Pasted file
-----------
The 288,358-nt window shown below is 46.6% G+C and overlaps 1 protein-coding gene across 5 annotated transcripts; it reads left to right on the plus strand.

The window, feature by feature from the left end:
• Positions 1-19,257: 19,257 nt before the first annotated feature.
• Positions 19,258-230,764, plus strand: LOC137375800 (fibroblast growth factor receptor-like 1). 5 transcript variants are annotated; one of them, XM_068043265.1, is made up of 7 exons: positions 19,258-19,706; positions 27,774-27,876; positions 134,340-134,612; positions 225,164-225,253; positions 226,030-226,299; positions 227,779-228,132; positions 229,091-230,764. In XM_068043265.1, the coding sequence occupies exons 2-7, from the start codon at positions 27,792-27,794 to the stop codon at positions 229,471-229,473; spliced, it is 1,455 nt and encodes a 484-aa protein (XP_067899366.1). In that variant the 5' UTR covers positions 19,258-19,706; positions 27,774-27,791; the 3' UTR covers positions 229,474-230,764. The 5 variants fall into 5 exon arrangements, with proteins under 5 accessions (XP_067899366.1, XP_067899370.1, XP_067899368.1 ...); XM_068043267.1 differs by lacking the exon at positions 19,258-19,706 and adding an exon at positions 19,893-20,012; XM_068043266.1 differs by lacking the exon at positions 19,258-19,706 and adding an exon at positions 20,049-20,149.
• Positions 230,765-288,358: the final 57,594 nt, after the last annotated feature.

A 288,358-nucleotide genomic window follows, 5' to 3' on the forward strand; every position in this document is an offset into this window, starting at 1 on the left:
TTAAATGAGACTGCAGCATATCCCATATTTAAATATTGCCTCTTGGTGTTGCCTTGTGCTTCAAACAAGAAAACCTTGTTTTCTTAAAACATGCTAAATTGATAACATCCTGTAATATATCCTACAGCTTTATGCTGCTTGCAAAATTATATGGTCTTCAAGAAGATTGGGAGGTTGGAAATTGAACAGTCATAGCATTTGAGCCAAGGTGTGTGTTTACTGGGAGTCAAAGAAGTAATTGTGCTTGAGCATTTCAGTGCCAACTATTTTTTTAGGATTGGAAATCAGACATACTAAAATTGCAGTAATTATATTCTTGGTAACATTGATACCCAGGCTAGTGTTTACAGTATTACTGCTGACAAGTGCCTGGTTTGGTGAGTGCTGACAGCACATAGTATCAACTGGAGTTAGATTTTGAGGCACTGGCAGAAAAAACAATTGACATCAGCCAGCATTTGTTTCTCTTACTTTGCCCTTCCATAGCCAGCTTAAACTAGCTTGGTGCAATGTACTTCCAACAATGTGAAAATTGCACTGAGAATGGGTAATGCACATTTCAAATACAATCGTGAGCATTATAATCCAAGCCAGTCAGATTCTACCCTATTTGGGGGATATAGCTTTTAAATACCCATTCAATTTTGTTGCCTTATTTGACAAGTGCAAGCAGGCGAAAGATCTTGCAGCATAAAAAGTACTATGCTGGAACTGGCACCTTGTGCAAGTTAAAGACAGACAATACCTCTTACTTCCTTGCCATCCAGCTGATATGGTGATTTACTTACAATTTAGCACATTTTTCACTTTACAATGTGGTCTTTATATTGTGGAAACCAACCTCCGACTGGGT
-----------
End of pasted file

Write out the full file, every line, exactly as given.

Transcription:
The 288,358-nt window shown below is 46.6% G+C and overlaps 1 protein-coding gene across 5 annotated transcripts; it reads left to right on the plus strand.

The window, feature by feature from the left end:
• Positions 1-19,257: 19,257 nt before the first annotated feature.
• Positions 19,258-230,764, plus strand: LOC137375800 (fibroblast growth factor receptor-like 1). 5 transcript variants are annotated; one of them, XM_068043265.1, is made up of 7 exons: positions 19,258-19,706; positions 27,774-27,876; positions 134,340-134,612; positions 225,164-225,253; positions 226,030-226,299; positions 227,779-228,132; positions 229,091-230,764. In XM_068043265.1, the coding sequence occupies exons 2-7, from the start codon at positions 27,792-27,794 to the stop codon at positions 229,471-229,473; spliced, it is 1,455 nt and encodes a 484-aa protein (XP_067899366.1). In that variant the 5' UTR covers positions 19,258-19,706; positions 27,774-27,791; the 3' UTR covers positions 229,474-230,764. The 5 variants fall into 5 exon arrangements, with proteins under 5 accessions (XP_067899366.1, XP_067899370.1, XP_067899368.1 ...); XM_068043267.1 differs by lacking the exon at positions 19,258-19,706 and adding an exon at positions 19,893-20,012; XM_068043266.1 differs by lacking the exon at positions 19,258-19,706 and adding an exon at positions 20,049-20,149.
• Positions 230,765-288,358: the final 57,594 nt, after the last annotated feature.

A 288,358-nucleotide genomic window follows, 5' to 3' on the forward strand; every position in this document is an offset into this window, starting at 1 on the left:
TTAAATGAGACTGCAGCATATCCCATATTTAAATATTGCCTCTTGGTGTTGCCTTGTGCTTCAAACAAGAAAACCTTGTTTTCTTAAAACATGCTAAATTGATAACATCCTGTAATATATCCTACAGCTTTATGCTGCTTGCAAAATTATATGGTCTTCAAGAAGATTGGGAGGTTGGAAATTGAACAGTCATAGCATTTGAGCCAAGGTGTGTGTTTACTGGGAGTCAAAGAAGTAATTGTGCTTGAGCATTTCAGTGCCAACTATTTTTTTAGGATTGGAAATCAGACATACTAAAATTGCAGTAATTATATTCTTGGTAACATTGATACCCAGGCTAGTGTTTACAGTATTACTGCTGACAAGTGCCTGGTTTGGTGAGTGCTGACAGCACATAGTATCAACTGGAGTTAGATTTTGAGGCACTGGCAGAAAAAACAATTGACATCAGCCAGCATTTGTTTCTCTTACTTTGCCCTTCCATAGCCAGCTTAAACTAGCTTGGTGCAATGTACTTCCAACAATGTGAAAATTGCACTGAGAATGGGTAATGCACATTTCAAATACAATCGTGAGCATTATAATCCAAGCCAGTCAGATTCTACCCTATTTGGGGGATATAGCTTTTAAATACCCATTCAATTTTGTTGCCTTATTTGACAAGTGCAAGCAGGCGAAAGATCTTGCAGCATAAAAAGTACTATGCTGGAACTGGCACCTTGTGCAAGTTAAAGACAGACAATACCTCTTACTTCCTTGCCATCCAGCTGATATGGTGATTTACTTACAATTTAGCACATTTTTCACTTTACAATGTGGTCTTTATATTGTGGAAACCAACCTCCGACTGGGT